Heads in the Cloud? Forecasting the future of enterprise IT
â€˜Cloud computingâ€™ essentially describes an approach whereby IT resources are provided as services via the internet.Â Instead of purchasing physical servers, databases, middleware and applications separately, organisations will be able to order these services over the internet in â€˜virtualâ€™ form, as demand dictates.
In theory, cloud computing will deliver all the benefits but none of the financial costs and technical headaches associated with wholly-owned IT assets.Â Consumption of computing power will be billed using a simple â€˜utilityâ€™ model â€“ a per-unit approach similar to that used by energy companies.
Whatever the wider economic environment, the recent stampede toward cloud computing has been startling.Â As big players like Google and Microsoft jostle to position themselves as Cloud Service Providers (CSPs), so relative arrivistes like Amazon.com are also being increasingly seen as technology providers rather than mere retailers.Â In this brave new world, the rationale goes, why shouldnâ€™t buying computing power online be as straightforward as purchasing books or DVDs with a simple mouse click?
With such noise around this technology, it would appear that the future for cloud computing is assured.Â Indeed, IDC predicts that the market for cloud computing will reach $42 billion by 2012.Â Before we all get carried away with such astronomic forecasts, though, itâ€™s worth considering some potential pitfalls.
Foremost amongst these is the question of cost â€“ not to mention value.Â Cloud computing certainly promises the potential for some significant efficiencies â€“ but, when many organisations donâ€™t even have an accurate picture of their IT costs today, how will companies know whether the cloud can save them money?Â IT companies need to invest in helping customers understand their existing technology spend before they even start thinking about moving them into the cloud.
With so much hype around cloud computing, there is a danger that CIOs will feel pressurised into reshaping IT strategies around a technology that may not be the most cost-effective solution for their organisation.Â Providing accurate financial â€˜dashboardingâ€™ on internal IT efficiency versus business needs â€“ â€˜Service Value Managementâ€™, as UK analyst firm Quocirca describes it – has long been a holy grail in this industry, of course, but at Quest weâ€™re hopeful that our own Foglight application management solution will establish itself as a market leader in this respect.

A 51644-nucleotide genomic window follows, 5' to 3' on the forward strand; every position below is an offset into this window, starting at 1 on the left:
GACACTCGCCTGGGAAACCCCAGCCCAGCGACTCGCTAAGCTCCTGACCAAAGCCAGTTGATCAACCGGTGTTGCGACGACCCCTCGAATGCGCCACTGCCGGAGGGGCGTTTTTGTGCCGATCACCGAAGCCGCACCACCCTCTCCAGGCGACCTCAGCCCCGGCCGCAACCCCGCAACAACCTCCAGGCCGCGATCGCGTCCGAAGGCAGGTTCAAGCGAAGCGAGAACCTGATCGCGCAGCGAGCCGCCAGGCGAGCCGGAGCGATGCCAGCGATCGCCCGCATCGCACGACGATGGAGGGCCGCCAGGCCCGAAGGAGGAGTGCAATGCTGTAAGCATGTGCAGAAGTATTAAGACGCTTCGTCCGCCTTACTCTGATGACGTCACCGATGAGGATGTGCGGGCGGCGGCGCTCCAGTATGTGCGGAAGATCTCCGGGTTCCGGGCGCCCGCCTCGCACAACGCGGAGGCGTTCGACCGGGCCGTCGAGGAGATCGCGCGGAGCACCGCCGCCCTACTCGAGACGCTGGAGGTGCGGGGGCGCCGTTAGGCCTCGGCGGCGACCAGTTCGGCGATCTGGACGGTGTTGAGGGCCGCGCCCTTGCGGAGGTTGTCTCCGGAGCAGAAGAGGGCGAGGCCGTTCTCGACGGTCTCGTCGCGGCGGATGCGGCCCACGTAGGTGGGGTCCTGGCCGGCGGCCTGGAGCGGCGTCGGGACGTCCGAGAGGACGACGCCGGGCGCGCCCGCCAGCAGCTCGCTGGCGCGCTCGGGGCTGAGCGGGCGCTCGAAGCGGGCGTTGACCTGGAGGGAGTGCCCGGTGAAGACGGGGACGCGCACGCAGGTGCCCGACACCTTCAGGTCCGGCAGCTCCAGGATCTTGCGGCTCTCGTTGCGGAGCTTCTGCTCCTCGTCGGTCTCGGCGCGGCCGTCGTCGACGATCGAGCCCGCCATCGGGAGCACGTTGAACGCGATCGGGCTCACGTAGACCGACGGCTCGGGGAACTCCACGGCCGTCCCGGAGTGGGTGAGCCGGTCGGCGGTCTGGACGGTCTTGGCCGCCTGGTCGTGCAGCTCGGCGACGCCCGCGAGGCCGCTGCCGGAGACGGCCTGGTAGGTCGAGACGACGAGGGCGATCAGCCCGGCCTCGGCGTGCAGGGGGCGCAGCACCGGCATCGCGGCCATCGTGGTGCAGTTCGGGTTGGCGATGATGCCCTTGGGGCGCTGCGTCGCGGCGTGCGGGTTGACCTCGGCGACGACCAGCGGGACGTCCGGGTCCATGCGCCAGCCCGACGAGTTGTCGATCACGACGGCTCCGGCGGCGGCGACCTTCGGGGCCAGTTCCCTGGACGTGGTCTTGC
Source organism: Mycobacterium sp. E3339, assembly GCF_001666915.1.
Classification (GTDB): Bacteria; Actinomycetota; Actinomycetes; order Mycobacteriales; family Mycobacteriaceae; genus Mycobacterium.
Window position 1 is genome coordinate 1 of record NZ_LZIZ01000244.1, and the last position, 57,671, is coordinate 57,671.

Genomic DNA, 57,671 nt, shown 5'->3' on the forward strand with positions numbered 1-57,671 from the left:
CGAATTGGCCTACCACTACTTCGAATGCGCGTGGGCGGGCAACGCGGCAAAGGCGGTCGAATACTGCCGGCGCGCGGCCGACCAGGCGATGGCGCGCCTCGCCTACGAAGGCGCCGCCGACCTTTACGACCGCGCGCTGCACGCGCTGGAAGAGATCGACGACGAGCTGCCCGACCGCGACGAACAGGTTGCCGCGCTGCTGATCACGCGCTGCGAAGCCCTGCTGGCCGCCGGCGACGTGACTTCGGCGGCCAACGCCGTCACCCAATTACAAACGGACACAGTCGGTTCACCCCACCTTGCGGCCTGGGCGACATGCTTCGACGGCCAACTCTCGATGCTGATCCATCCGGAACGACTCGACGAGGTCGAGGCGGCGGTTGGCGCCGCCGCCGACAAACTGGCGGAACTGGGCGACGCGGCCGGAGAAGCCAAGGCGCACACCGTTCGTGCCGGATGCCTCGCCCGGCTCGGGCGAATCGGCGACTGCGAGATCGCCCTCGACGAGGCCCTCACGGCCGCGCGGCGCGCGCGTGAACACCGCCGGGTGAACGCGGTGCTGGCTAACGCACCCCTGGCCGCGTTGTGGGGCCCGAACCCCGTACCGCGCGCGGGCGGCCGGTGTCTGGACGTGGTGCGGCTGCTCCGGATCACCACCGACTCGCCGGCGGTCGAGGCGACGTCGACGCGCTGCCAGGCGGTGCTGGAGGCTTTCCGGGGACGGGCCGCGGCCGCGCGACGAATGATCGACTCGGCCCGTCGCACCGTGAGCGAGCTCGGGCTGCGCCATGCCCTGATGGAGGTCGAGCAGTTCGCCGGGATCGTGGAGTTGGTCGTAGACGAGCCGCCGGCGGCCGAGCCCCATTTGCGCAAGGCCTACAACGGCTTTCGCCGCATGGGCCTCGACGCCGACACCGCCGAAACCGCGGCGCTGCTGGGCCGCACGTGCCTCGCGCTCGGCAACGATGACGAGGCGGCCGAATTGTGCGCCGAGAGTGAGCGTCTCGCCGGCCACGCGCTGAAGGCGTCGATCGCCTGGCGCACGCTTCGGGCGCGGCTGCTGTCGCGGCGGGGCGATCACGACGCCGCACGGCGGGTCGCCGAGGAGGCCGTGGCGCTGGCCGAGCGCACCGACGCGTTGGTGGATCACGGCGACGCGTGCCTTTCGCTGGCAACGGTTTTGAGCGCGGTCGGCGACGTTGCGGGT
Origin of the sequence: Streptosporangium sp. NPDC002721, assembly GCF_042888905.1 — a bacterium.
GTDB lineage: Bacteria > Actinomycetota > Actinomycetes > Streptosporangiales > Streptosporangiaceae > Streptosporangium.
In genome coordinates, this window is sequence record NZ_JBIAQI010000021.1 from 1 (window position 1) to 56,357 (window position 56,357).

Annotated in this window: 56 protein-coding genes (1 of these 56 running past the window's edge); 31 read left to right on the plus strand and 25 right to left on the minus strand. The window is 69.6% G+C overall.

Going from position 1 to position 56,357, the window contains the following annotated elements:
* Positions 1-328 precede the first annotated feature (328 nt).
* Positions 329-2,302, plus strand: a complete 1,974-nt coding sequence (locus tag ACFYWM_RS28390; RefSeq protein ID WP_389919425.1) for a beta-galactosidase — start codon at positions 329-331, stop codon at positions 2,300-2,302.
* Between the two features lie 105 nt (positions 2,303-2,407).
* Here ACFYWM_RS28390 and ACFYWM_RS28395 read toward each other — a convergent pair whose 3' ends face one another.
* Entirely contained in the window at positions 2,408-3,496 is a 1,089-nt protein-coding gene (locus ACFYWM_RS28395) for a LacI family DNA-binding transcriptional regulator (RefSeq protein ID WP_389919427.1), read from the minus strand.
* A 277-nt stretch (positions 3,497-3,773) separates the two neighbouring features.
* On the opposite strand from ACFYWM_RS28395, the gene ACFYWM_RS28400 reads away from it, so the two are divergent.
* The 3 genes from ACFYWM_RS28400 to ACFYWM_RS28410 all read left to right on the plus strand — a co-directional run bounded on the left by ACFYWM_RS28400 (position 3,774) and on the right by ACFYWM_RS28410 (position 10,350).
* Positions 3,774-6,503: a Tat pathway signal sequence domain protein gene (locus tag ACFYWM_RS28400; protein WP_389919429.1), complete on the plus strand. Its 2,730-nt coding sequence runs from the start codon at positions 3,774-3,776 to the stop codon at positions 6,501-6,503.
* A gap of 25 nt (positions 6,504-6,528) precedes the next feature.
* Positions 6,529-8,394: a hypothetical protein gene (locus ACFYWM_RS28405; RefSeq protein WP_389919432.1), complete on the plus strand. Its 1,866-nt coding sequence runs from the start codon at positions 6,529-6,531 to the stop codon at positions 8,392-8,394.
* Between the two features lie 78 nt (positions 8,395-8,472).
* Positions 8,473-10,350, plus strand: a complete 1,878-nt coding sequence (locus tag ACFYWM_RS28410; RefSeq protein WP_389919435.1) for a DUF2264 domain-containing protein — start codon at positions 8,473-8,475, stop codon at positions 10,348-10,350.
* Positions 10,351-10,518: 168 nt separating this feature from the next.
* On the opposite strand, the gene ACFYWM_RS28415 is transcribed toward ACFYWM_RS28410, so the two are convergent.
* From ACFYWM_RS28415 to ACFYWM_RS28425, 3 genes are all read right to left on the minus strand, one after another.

Allied to cost concerns are ongoing questions about technical robustness.Â Microsoft attracted criticism recently for an outage of its fledgling Azure cloud platform.Â Azure is only at the â€˜pre-betaâ€™ stage and this sector of the market is equally new.Â These kinds of glitches are positively healthy, as they highlight the need for greater industry collaboration and more cohesive standards within the cloud environment.
Inevitably, the greatest concerns over cloud computing relate to the security of corporate data stored offsite and to the reliability of mission-critical applications being hosted remotely.Â Understandably, many companies will struggle with the concept of not knowing exactly where in the world their data is stored.Â There are also legal issues to consider in certain markets, where information is not permitted to be stored across national boundaries.
It is difficult to envision cloud computing losing its current momentum, but then again it wouldnâ€™t be the first time that the technology industryâ€™s next great white hope turned out to be only so much marketing rhetoric.Â To avoid a repeat scenario, the IT industry must work together to address nascent issues like cost and security, ensuring that this cloud at least has a silver lining.